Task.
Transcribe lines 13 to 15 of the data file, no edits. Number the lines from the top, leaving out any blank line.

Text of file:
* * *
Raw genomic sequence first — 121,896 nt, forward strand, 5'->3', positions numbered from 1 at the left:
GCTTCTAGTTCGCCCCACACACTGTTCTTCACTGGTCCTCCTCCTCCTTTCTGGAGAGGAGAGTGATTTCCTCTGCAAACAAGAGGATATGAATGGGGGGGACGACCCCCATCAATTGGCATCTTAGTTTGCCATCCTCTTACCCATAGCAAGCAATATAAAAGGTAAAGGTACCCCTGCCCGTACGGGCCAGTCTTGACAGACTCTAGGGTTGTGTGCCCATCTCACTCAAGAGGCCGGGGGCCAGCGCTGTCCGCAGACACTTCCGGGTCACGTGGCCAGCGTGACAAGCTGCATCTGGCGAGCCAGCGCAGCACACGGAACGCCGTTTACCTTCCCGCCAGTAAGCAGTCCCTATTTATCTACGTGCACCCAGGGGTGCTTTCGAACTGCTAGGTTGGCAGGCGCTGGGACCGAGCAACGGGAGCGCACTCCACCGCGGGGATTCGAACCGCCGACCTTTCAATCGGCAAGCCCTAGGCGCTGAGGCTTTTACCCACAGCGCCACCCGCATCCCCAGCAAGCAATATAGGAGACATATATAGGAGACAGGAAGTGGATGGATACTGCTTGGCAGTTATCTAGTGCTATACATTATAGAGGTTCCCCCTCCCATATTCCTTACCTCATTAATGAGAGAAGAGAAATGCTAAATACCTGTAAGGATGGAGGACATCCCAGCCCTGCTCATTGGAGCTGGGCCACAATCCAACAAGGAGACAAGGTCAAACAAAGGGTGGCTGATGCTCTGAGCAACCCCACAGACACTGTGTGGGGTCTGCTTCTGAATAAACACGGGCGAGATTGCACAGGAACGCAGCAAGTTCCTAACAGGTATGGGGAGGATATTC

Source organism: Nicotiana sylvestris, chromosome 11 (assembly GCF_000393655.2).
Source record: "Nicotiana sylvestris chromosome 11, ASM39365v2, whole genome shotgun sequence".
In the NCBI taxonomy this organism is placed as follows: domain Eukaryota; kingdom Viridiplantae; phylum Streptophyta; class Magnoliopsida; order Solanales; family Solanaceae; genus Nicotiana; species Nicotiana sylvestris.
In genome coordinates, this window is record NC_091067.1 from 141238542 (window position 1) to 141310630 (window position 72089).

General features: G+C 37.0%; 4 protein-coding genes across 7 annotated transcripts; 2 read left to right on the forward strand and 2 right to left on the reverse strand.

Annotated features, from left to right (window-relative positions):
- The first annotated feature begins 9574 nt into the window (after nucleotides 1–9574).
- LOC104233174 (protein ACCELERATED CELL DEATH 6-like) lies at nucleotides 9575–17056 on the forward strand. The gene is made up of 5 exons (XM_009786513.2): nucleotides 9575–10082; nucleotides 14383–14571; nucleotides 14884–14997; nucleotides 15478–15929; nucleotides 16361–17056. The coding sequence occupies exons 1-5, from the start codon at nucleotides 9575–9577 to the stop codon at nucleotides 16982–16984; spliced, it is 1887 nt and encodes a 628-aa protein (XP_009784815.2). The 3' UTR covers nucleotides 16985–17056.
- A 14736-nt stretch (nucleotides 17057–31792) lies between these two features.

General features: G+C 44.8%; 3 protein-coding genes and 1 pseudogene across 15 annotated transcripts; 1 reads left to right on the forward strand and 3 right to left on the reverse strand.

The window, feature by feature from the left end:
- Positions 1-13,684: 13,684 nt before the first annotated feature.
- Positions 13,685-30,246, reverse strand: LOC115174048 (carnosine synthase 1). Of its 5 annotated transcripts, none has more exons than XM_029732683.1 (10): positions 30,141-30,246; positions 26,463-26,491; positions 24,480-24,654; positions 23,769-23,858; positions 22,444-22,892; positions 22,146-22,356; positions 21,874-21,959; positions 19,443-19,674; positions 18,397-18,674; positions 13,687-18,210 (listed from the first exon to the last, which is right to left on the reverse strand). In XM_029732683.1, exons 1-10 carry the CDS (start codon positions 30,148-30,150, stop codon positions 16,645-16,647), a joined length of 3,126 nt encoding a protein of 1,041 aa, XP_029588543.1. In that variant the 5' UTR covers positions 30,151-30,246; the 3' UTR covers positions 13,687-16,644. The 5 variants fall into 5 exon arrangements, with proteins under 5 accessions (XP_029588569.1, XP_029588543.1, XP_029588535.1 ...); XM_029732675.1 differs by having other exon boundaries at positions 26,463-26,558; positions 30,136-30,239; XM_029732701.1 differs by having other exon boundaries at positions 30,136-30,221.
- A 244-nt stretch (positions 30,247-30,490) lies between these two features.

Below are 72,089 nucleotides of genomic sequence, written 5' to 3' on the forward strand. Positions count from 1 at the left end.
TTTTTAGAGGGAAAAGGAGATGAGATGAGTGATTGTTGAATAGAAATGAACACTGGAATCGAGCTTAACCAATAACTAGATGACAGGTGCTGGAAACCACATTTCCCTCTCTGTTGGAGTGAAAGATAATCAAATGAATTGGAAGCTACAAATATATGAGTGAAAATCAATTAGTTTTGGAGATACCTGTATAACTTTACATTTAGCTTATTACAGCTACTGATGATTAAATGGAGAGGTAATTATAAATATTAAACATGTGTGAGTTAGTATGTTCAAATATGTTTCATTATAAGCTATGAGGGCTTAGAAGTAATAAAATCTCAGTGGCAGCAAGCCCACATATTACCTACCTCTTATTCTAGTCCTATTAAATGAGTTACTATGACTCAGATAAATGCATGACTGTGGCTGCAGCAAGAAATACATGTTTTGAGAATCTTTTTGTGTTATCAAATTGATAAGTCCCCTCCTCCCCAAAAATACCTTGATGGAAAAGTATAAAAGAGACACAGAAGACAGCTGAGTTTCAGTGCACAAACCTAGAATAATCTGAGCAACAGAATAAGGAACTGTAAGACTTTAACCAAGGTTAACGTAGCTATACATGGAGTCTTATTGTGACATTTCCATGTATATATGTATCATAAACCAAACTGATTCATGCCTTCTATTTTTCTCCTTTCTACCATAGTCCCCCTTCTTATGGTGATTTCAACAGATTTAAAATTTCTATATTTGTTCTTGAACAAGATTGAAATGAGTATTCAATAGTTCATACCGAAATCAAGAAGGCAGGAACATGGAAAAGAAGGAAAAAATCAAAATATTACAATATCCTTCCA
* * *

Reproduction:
The window, feature by feature from the left end:
- Positions 1-13,684: 13,684 nt before the first annotated feature.
- Positions 13,685-30,246, reverse strand: LOC115174048 (carnosine synthase 1). Of its 5 annotated transcripts, none has more exons than XM_029732683.1 (10): positions 30,141-30,246; positions 26,463-26,491; positions 24,480-24,654; positions 23,769-23,858; positions 22,444-22,892; positions 22,146-22,356; positions 21,874-21,959; positions 19,443-19,674; positions 18,397-18,674; positions 13,687-18,210 (listed from the first exon to the last, which is right to left on the reverse strand). In XM_029732683.1, exons 1-10 carry the CDS (start codon positions 30,148-30,150, stop codon positions 16,645-16,647), a joined length of 3,126 nt encoding a protein of 1,041 aa, XP_029588543.1. In that variant the 5' UTR covers positions 30,151-30,246; the 3' UTR covers positions 13,687-16,644. The 5 variants fall into 5 exon arrangements, with proteins under 5 accessions (XP_029588569.1, XP_029588543.1, XP_029588535.1 ...); XM_029732675.1 differs by having other exon boundaries at positions 26,463-26,558; positions 30,136-30,239; XM_029732701.1 differs by having other exon boundaries at positions 30,136-30,221.